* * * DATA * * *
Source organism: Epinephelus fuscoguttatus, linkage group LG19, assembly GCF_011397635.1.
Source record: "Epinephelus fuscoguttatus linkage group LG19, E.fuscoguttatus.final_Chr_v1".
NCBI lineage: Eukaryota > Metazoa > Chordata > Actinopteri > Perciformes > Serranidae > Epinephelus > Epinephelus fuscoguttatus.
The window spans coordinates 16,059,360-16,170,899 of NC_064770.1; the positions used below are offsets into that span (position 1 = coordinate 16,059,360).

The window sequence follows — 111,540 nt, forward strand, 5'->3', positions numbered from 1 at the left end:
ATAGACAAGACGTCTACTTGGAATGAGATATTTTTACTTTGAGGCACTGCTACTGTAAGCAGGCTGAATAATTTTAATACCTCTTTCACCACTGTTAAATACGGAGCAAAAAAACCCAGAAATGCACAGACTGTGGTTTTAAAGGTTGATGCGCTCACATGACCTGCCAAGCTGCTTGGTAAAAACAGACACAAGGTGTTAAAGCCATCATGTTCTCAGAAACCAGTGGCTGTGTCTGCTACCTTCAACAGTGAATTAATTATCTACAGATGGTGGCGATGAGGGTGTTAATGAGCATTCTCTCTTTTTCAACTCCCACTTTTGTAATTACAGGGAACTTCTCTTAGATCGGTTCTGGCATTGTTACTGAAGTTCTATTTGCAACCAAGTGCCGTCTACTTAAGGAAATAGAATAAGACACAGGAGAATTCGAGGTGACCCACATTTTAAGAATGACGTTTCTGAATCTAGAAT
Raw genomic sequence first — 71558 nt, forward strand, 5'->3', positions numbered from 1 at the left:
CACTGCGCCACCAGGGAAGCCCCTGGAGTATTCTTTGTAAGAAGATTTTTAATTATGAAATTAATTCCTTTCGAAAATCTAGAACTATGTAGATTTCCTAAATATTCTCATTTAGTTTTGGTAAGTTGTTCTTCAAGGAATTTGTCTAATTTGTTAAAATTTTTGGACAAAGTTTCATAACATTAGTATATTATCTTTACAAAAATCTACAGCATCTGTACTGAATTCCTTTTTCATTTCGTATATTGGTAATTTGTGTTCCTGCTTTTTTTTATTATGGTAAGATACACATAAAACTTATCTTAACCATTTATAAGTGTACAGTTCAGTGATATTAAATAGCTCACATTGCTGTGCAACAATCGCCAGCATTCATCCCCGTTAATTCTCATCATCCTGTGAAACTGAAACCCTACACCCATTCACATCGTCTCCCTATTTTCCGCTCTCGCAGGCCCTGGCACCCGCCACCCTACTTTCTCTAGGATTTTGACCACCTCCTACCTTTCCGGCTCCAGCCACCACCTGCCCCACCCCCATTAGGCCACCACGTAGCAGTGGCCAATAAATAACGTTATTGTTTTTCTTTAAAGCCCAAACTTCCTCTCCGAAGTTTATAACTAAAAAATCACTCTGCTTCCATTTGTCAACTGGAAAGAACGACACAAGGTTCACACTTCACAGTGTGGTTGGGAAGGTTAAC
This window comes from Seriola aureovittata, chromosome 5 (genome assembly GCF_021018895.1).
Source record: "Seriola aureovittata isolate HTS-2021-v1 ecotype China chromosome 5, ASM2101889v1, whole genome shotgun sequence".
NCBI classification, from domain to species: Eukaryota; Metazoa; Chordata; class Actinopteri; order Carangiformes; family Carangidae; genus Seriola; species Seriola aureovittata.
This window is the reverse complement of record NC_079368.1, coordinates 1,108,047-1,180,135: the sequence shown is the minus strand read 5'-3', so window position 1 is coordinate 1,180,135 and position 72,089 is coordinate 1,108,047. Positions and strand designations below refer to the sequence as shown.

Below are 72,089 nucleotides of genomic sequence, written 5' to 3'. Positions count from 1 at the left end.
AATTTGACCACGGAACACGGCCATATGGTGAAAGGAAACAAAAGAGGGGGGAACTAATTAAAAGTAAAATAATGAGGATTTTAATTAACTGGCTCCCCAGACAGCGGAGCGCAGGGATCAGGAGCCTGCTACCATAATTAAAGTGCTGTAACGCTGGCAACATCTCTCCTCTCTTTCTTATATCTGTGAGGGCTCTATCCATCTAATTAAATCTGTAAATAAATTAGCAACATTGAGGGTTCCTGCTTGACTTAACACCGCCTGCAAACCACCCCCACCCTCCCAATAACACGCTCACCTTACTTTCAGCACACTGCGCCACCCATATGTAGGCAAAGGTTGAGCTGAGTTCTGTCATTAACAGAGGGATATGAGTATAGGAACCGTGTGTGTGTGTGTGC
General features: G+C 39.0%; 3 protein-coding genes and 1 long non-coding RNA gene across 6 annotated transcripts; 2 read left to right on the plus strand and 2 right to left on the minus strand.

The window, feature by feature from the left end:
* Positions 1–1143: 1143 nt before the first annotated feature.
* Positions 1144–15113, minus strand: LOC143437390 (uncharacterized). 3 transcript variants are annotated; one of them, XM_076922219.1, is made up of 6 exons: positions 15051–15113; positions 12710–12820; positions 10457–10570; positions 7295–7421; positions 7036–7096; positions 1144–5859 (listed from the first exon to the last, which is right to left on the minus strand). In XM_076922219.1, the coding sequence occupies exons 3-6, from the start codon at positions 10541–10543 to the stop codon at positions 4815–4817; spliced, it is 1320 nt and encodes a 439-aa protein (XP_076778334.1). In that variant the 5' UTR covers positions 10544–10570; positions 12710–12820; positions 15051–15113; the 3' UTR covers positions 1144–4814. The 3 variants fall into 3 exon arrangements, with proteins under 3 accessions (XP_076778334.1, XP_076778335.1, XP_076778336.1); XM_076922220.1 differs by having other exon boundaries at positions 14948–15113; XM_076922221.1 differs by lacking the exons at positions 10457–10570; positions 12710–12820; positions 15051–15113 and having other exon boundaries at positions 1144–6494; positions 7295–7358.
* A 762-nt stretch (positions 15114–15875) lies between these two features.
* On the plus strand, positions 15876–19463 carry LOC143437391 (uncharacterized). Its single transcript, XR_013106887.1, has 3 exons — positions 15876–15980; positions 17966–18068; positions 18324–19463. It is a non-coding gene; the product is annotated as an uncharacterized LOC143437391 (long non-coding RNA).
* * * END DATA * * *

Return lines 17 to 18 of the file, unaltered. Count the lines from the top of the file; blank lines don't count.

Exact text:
* Positions 1–1143: 1143 nt before the first annotated feature.
* Positions 1144–15113, minus strand: LOC143437390 (uncharacterized). 3 transcript variants are annotated; one of them, XM_076922219.1, is made up of 6 exons: positions 15051–15113; positions 12710–12820; positions 10457–10570; positions 7295–7421; positions 7036–7096; positions 1144–5859 (listed from the first exon to the last, which is right to left on the minus strand). In XM_076922219.1, the coding sequence occupies exons 3-6, from the start codon at positions 10541–10543 to the stop codon at positions 4815–4817; spliced, it is 1320 nt and encodes a 439-aa protein (XP_076778334.1). In that variant the 5' UTR covers positions 10544–10570; positions 12710–12820; positions 15051–15113; the 3' UTR covers positions 1144–4814. The 3 variants fall into 3 exon arrangements, with proteins under 3 accessions (XP_076778334.1, XP_076778335.1, XP_076778336.1); XM_076922220.1 differs by having other exon boundaries at positions 14948–15113; XM_076922221.1 differs by lacking the exons at positions 10457–10570; positions 12710–12820; positions 15051–15113 and having other exon boundaries at positions 1144–6494; positions 7295–7358.